Shown in FIG. 2, the switch 28 is for operating a fan, not shown, that is arranged within the housing 11 for controlling temperature. Depending upon the use of the device, the fan may be considered to be optional.
As set out above, with the switches 27 and 28 turned on, a vacuum will be available at the vacuum port 18. This vacuum port, as shown best in FIGS. 1 and 2, receives an end of filter hose 30, the opposite end of which hose is connected to one side of a filter 31. Filter 31 is provided for restricting back flow of fluid materials collected during operation that could contaminate pumps 15. A filter manufactured by Gelman Sciences, Inc. of Ann Arbor, Mich., identified as Bacterial Filter 20-5200 has been used in practice for this purpose. To the output end of filter 31 is connected a vacuum hose 32. The opposite end of which vacuum hose 32 fitted into a stopper connector 33a that is, in turn, fitted through a stopper 35. The stopper 35 is installed over in sealing engagement an open neck end of a first collection vessel or bottle 34. The stopper 35 is preferably a rubber or like flexible stopper. Operation of the vacuum pumps 15 will therefore create, through vacuum hose and stopper connector 33a, a vacuum within bottle 34. Stopper 35 includes a second connector 33b that also opens to within bottle 34 and is linked by a connector hose 37 to a first connector 40a of a second stopper 39. The second stopper 39 is also for fitting over to seal or close off an open neck end of a second vessel or bottle 38. Vessels or bottles 34 and 38 are preferably identical as are stoppers 35 and 39, and each stopper includes, respectively, two (2) each first and second connectors 33a and 33b and 40a and 40b fitted therethrough. First connector 40a is for linking the vessels together through connector hose 37 and second connector 40b to receive fitted thereover one end of a cannula hose 41.
Operation of the vacuum pumps 15 therefore provides a vacuum that is present in both bottles 34 and 38 and at the cannula hose 41. In practice, air will be quickly evacuated from the respective bottles 34 and 36, the created vacuum quickly equaled therebetween and at an open end of a cannula tube 55 of cannula 52. This vacuum pulls materials collected through the cannula tube 55 end that are passed into and are collected in bottle 38. In operation, it is preferred that the bottles either be switched or that a new bottle 38 changed for the old bottle 38 as that old bottle is filled such that there will be one bottle 34 that remains essentially empty during this procedure.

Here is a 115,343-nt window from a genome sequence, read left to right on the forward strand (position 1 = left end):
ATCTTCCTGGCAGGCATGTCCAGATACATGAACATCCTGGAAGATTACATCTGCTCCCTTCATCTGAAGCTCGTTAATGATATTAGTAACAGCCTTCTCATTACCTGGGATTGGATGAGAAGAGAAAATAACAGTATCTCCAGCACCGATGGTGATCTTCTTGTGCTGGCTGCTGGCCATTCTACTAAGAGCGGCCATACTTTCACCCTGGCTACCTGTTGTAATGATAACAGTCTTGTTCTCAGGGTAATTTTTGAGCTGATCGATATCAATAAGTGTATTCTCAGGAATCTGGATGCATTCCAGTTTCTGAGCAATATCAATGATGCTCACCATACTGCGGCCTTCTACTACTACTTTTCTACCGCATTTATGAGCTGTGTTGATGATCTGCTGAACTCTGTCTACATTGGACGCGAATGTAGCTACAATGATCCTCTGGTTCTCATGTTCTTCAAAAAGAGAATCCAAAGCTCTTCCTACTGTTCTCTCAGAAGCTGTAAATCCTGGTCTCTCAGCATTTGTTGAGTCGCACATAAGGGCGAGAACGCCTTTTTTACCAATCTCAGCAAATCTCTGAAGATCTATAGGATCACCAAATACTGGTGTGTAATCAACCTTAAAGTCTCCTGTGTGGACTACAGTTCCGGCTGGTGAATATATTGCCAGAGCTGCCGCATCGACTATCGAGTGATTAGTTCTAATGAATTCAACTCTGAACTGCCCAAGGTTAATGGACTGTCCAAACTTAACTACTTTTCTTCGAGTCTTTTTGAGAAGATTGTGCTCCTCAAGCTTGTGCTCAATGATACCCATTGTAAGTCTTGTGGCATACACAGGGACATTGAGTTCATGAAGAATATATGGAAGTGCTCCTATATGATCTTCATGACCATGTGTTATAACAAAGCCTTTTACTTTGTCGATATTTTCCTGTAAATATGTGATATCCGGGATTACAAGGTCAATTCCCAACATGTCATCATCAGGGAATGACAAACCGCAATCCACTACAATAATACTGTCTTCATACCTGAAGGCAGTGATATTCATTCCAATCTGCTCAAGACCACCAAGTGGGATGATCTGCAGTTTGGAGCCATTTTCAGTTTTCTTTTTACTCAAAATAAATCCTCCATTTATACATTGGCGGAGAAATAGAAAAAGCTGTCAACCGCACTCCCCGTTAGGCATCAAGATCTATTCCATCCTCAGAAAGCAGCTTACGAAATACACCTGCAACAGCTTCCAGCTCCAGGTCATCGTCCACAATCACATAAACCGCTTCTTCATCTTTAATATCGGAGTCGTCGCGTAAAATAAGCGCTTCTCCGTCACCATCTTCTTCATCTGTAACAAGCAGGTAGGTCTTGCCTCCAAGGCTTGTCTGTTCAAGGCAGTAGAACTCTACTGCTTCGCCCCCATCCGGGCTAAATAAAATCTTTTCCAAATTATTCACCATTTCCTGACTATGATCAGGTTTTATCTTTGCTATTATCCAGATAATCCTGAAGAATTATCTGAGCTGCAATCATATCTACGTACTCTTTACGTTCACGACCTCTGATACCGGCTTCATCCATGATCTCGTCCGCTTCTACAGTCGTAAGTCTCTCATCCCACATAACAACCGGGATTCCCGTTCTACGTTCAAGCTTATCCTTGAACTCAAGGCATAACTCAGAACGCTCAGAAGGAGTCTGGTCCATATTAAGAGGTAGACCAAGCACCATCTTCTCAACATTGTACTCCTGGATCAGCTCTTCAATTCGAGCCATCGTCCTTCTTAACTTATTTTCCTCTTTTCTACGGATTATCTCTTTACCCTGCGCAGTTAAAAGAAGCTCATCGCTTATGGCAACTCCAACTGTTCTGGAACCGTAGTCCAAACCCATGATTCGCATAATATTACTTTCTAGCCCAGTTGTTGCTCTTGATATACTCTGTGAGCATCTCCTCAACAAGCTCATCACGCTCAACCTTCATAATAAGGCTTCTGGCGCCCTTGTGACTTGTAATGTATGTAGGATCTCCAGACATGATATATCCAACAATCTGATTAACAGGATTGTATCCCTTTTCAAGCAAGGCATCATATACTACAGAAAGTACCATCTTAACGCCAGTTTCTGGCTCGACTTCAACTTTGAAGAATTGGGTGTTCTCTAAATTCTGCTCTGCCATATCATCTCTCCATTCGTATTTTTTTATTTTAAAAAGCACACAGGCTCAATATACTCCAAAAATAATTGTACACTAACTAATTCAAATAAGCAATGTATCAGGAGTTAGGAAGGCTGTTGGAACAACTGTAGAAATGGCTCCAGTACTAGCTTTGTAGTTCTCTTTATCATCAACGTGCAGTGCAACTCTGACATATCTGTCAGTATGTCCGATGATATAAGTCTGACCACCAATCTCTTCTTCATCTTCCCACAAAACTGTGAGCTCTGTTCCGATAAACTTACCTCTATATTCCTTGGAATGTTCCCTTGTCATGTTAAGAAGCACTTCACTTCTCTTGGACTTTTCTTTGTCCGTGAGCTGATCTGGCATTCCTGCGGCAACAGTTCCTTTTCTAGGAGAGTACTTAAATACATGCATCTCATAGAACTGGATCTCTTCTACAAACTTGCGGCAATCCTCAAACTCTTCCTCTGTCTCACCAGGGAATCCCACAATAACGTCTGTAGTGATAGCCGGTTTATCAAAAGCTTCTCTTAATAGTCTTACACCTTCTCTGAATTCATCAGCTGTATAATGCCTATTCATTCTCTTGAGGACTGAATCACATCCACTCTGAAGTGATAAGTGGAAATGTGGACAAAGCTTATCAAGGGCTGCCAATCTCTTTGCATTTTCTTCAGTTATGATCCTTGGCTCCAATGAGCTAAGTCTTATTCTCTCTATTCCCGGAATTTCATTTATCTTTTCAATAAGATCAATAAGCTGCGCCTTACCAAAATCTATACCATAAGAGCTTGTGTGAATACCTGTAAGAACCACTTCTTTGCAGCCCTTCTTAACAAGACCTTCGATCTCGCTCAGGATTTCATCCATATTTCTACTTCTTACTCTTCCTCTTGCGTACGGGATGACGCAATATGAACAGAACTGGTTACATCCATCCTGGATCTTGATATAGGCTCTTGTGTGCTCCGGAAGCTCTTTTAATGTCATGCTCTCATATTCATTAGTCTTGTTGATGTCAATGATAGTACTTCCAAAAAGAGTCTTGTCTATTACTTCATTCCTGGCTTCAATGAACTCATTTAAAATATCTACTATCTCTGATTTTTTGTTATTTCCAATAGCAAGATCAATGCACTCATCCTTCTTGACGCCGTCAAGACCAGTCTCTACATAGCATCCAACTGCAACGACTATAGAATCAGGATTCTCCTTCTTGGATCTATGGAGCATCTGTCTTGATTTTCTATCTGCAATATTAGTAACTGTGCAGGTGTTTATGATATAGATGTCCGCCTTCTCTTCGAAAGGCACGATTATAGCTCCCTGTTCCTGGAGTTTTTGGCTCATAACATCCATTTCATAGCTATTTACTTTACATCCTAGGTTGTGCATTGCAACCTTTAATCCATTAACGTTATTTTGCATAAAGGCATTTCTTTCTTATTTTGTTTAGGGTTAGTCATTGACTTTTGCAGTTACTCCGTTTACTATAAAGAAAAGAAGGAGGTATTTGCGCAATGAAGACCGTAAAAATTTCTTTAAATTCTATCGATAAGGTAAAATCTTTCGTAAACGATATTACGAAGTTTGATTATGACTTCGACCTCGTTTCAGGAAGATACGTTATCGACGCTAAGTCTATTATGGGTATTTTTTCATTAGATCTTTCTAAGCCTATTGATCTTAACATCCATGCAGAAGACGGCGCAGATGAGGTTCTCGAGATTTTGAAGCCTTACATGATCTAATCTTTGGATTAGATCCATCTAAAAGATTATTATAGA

The cannula hose 41 connects on its end opposite to its coupling to second connector 40b to a cannula coupling 42, as shown best in FIG. 4. The cannula coupling 42 includes a gate 43 and trigger portion 44 that extends from one end thereof. The trigger portion 44 is folded approximately ninety (90) degrees to the gate 43 and when manually depressed causes the gate 43 to travel against a spring biasing, not shown. A passage 45 through gate 32 is thereby brought into alignment with a longitudinal opening in cannula coupling 42. This longitudinal opening extends through the cannula coupling 42 and ridged connector end 46 whereover the cannula tube 41 is telescoped. Moving gate 43 to where its passage 45 will align with the coupling 42 longitudinal opening also causes a pin 47, that extends outwardly from the connector end, to travel into a slot 48 that is formed in that gate opposite to trigger portion 44 and intersecting passage 45. The pin 47 is also spring biased outwardly from the connector end and includes a groove therearound to receive a side of gate slot 48 so as to lock thereto until the pin 47 is depressed when the cannula 52 is fitted thereto. On depressing of the pin 47 by contact of the pin 47 end by a cannula handle portion 54, the lesser diameter portion of the pin 47 will travel inwardly to align with the apex end of the gate slot 48, thereby allowing that gate to move upwardly under the urging of a spring, not shown. Thereby, the passage 45 through gate 43 will move out of alignment with the longitudinal opening through the cannula coupling 42. In this unaligned state, an arcuate edge section 49 of the passage 45 that is adjacent to the slot 48 will travel across the cannula coupling longitudinal opening. This arcuate section 49 has a thickness to fit into a circumferential slot 51 that is formed around a coupling end 50 of cannula 52. So arranged, when the gate 43 is moved responsive to its spring biasing, the gate arcuate section 49 will enter into the circumferential slot 51 of cannula 50, locking that cannula to the cannula coupling. In this locking, as the slot 51 is circumferential and uniform, the cannula is allowed to rotate through a full circle of three hundred sixty (360) degrees. A sealing of that cannula coupling end 50 within the cannula coupling 42 is provided by a sealing ring or O-ring 53 that is fitted into a circumferential groove formed around cannula coupling end 50, forward of the slot 51.
Shown in FIGS. 1 and 4, the canula 52, in addition to its coupling end 50, includes a handle portion 54 that is shown in the cross-section in FIG. 4 as preferably manufactured from a plastic material. An open cannula tube 55 is implanted to extend through handle portion 54. The open cannula tube 55 is the component of the aspirator 10 that is for fitting under a patient's skin to pull fatty tissue and liquid through an open end thereof, that material ultimately passing into bottle 38. Dependent on the specific procedure, the open cannula tube 55 can be manufactured in a number of configurations and lengths as appropriate for drawing fatty materials and fluids therethrough. The particular open cannula tube configuration selected is dependent upon the patient and the doctor preference.